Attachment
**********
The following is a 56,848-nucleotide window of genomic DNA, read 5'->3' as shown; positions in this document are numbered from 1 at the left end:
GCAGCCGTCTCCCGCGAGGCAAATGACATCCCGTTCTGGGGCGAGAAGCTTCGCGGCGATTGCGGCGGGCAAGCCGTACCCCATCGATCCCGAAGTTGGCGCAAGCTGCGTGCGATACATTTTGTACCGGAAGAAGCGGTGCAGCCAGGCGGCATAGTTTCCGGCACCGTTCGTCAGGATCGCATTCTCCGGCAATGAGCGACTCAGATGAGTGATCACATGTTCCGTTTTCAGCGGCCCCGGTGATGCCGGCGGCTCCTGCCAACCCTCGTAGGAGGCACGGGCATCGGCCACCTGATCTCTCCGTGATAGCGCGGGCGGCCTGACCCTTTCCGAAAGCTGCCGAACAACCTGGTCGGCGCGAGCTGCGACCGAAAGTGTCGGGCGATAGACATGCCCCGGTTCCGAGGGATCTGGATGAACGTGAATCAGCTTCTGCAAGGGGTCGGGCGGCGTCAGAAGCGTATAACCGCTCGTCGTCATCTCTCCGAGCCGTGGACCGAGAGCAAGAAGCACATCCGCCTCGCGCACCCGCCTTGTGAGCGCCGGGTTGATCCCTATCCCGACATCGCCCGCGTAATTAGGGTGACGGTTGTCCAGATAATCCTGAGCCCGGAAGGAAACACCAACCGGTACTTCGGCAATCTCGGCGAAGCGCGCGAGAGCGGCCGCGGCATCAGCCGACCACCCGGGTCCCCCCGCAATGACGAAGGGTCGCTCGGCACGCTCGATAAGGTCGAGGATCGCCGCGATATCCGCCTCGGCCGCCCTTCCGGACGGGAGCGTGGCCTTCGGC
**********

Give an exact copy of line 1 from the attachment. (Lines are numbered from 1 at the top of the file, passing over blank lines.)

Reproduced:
The following is a 56,848-nucleotide window of genomic DNA, read 5'->3' as shown; positions in this document are numbered from 1 at the left end: